Breitbart News, a conservative website, labeled the plan “Don’s Amnesty Bonanza,” while on the left, CREDO Action said it was a “white supremacist’s wish list.”
The criticism from progressives is less surprising because Trump’s proposal was put together by immigration hardliners on his staff. But paired with early opposition from some on the right, it underscores how difficult it will be to get people on board with the agreement.
Immigration deals in the past have been killed off by outside groups, and there have been some notable moments in this year’s debate where individual lawmakers have moved from their positions.
Rep. Luis Gutierrez (D-Ill.), for example, turned heads when he said during the three-day government shutdown he could agree to money for the wall in exchange for DACA protections. Sen. Charles Schumer (N.Y.), the Senate Democratic leader, also offered a wall for DACA deal to Trump.
Schumer, however, came under heavy criticism from the left over the shutdown, which liberals thought was mishandled. He then said he was rescinding his earlier offer, underlining the influence progressives inside and outside the Capitol will have in the weeks going forward.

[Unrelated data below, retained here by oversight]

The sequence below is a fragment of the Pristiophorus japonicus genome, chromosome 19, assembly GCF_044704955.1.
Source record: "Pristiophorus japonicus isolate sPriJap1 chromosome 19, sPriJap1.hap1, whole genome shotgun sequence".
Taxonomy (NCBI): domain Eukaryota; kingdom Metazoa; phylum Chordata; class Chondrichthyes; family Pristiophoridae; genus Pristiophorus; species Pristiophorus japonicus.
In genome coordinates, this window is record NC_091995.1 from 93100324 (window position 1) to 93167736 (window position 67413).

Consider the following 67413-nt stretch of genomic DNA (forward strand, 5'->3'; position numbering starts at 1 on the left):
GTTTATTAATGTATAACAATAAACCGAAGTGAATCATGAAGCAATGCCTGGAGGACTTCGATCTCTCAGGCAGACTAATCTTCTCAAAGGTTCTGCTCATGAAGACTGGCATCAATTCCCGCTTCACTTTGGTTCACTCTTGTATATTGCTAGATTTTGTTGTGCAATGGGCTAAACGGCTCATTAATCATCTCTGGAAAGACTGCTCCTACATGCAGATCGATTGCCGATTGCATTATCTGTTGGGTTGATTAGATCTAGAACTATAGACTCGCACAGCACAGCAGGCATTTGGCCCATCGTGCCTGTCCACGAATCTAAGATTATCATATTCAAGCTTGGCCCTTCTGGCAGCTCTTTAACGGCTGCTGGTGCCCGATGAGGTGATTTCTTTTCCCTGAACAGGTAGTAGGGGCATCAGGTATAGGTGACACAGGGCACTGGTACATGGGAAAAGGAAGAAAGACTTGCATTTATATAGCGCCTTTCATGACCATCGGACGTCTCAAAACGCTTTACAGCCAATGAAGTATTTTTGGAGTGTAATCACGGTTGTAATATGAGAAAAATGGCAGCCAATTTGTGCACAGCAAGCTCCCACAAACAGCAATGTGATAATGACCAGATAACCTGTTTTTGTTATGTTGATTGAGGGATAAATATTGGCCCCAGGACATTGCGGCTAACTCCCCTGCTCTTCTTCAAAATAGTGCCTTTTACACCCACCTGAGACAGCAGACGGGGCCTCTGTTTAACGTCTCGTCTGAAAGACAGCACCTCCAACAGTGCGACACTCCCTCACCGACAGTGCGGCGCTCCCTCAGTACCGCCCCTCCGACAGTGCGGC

The question of what Trump really wants on immigration has long been a challenge for Democrats and Republicans alike.
Just before the shutdown, McConnell said he would bring an immigration bill to the floor “as soon as we figure out what he is for,” referring to Trump. Until then, he said the Senate would just be spinning its wheels.
Trump confused lawmakers at the beginning of the month when he invited key lawmakers to a roundtable discussion and talked of wanting to get a deal. Trump even said he’d sign what ever lawmakers brought him, and at one point seemed to be confused over what a “clean” DACA bill might look like.
Days later, Trump shocked Sens. Dick Durbin (D-Ill.) and Lindsey Graham(R-S.C.) with strident talk at another White House meeting, saying he didn’t want the United States to accept more immigrants from “shithole” countries such as Haiti.
The turnabout contributed to the sense on Capitol Hill that Trump’s positions can turn on a dime.
The White House’s rollout of a proposal on Thursday, which is expected to be formalized Monday, is aimed at offering reassurances.
But it’s unlikely to completely assuage doubts in both parties that the president might change his mind again.